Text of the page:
Australian Dictionary of Biography

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Robert Percy Cummings (1900–1989)

by Ian Sinnamon

This article was published:

Robert Percy Cummings (1900-1989), architect, was born on 11 September 1900 at Kelvin Grove, Brisbane, third child of Victorian-born Frank Percy Cummings, warehouseman, and his wife Catherine Elizabeth, née Brown, who came from England. At 14 Robert left Eagle Junction State School to work in the timber-manufacturing firm of Brown & Broad Ltd as office-boy and then draftsman. His contact with structural prefabrication and his ability to prepare meticulous working drawings encouraged an interest in architecture. From 1916 he took evening classes at the Central Technical College (Dip.Arch., 1923). Articled at various times to Lange Powell, Francis Hall and H. G. Kirkpatrick, he was employed (1919-23) as an architectural draftsman by the Commonwealth War Service Homes Commission. He had enlisted in the Australian Imperial Force on his eighteenth birthday, two months before World War I ended, but was not called up.

In 1924 Cummings won the Queensland Wattle League’s architectural scholarship, enabling him to study for three years at the Architectural Association School, London, and to obtain its diploma of architecture (1928). Awarded (1927) the Rome scholarship in architecture, he was in residence for two years at the British School at Rome. He became (1928) an associate of the Royal Institute of British Architects. After further professional and teaching experience in London, late in 1930 he returned to Brisbane. On 17 April 1933 at his father’s house at Clayfield, he married with Methodist forms Mavis Mifanwy Williams, a schoolteacher. In 1934-36 he was in charge of the architecture course at the Central Technical College. He formed a partnership with F. Bruce Lucas in 1936, a time when architectural work was scarce. Two notable commissions were the First Church of Christ, Scientist, on North Quay (1939), reminiscent of the Dutch public buildings of the (Willem) Dudok school and ingeniously planned on a restricted site, and extensions (comprising a self-effacing group of slab and local stone buildings) to Binna Burra Lodge, in Lamington National Park.

When the University of Queensland’s faculty of engineering introduced a part-time diploma course in architecture in 1937, Cummings was appointed lecturer. In World War II he assumed additional tasks, including working with erstwhile students and artists for a unit researching and implementing military camouflage systems in south-east Queensland and northern New South Wales. He and his wife held a regular `open house’ at their Alderley home on Sundays for visiting servicemen and women. Their guests included the official war artists Douglas Annand and Donald Friend. This custom of domestic hospitality was later to extend to successive waves of students.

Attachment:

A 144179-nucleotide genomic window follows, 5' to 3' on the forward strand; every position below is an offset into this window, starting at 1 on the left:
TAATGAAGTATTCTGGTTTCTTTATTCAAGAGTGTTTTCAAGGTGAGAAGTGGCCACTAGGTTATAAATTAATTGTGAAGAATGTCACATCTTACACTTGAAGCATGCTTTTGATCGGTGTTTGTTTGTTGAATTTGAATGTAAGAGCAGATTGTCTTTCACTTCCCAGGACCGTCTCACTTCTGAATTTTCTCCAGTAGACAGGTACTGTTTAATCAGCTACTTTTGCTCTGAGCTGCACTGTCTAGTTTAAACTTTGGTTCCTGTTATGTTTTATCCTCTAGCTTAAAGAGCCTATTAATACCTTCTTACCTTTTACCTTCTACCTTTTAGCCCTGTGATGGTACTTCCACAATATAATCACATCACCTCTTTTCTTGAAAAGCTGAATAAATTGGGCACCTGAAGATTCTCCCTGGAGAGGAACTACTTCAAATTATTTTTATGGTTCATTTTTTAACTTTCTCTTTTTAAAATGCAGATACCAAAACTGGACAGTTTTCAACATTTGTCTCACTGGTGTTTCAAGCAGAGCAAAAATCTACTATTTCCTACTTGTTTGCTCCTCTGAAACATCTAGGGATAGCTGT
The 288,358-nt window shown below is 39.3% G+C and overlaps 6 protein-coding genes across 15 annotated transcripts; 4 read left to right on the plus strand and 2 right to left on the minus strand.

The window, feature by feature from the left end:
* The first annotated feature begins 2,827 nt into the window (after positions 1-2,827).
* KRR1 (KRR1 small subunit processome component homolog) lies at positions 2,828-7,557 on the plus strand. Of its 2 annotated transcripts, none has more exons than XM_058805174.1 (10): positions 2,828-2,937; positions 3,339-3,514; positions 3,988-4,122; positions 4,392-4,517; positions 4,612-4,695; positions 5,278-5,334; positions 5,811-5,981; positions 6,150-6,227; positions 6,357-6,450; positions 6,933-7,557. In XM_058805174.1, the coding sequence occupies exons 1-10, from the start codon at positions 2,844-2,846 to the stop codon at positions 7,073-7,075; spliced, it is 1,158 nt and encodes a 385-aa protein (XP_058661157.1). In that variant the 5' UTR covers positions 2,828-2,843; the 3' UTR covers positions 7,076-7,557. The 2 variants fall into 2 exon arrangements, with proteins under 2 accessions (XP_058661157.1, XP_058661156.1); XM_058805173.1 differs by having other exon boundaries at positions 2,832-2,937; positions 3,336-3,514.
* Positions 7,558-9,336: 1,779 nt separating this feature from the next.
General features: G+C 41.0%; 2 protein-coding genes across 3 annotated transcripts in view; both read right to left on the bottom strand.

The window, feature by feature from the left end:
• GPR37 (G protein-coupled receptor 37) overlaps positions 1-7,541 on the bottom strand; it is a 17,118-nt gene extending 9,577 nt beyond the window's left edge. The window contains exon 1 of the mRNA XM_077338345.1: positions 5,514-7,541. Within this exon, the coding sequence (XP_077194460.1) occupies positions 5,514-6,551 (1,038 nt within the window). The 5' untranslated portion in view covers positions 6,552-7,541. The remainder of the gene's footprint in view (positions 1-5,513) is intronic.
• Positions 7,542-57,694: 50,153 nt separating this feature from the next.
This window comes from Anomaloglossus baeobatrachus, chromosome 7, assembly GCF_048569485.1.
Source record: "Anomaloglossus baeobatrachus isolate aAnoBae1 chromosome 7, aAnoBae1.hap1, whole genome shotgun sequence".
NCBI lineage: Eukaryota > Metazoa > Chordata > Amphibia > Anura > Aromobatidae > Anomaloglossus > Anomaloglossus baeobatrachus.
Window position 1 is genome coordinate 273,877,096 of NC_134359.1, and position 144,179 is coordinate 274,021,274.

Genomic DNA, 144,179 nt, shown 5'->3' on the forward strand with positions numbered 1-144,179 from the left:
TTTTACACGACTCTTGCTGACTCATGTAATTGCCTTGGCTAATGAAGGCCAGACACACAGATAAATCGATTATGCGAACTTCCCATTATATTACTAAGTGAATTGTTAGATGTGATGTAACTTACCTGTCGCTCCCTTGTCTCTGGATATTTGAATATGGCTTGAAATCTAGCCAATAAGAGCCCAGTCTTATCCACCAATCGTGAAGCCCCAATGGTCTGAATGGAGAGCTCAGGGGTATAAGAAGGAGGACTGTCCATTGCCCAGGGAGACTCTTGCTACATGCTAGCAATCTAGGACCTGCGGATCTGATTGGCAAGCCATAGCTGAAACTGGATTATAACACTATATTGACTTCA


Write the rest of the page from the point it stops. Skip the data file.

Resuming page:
In 1948 the university established a faculty of architecture, having instituted a degree course the previous year. Cummings was awarded (1948) an honorary bachelor’s degree, and was appointed foundation professor in February 1949. He and his colleague Bruce Lucas provided a sound framework of theoretical, practical and professional knowledge, retaining always the affection and esteem of colleagues and students. On retiring in December 1966 he was made emeritus professor. In 1987 the university conferred on him an honorary doctorate of letters.

President (1948-50) of the Queensland chapter of the Royal Australian Institute of Architects, Cummings was made a life fellow in 1959. Fulfilling other public roles, he was a trustee of the Queensland (National) Art Gallery (1939-67) and of the Royal Queensland Art Society (1944-69), and a member (195868) of the Greater Brisbane Planning Committee. He was a skilful photographer and a keen gardener. In retirement he lived at Currumbin on the Gold Coast. Survived by his son and two daughters, he died on 27 September 1989 at his home and was cremated. His wife had predeceased him. A portrait of Cummings by his daughter Elisabeth is held by the department of architecture, University of Queensland. His stocky figure also appears in a gallery of sculptures of founding professors, in the guise of grotesques, on the walls of the cloisters of the Great Court.

Select Bibliography

  • I. Sinnamon and M. Keniger, Ideas into Practice (1987)
  • Courier (Brisbane), 21 June 1924, p 6
  • Queensland Architect, Nov 1989, p 4
  • Cummings papers (University of Queensland Library)
  • private information and personal knowledge.

Related Entries in NCB Sites

Citation details

Ian Sinnamon, 'Cummings, Robert Percy (1900–1989)', Australian Dictionary of Biography, National Centre of Biography, Australian National University,, published first in hardcopy 2007, accessed online 21 June 2024.

This article was published in hardcopy in Australian Dictionary of Biography, Volume 17, (Melbourne University Press), 2007

View the front pages for Volume 17

© Copyright Australian Dictionary of Biography, 2006-2024

Life Summary [details]


11 September, 1900
Kelvin Grove, Brisbane, Queensland, Australia


27 September, 1989 (aged 89)
Currumbin, Queensland, Australia

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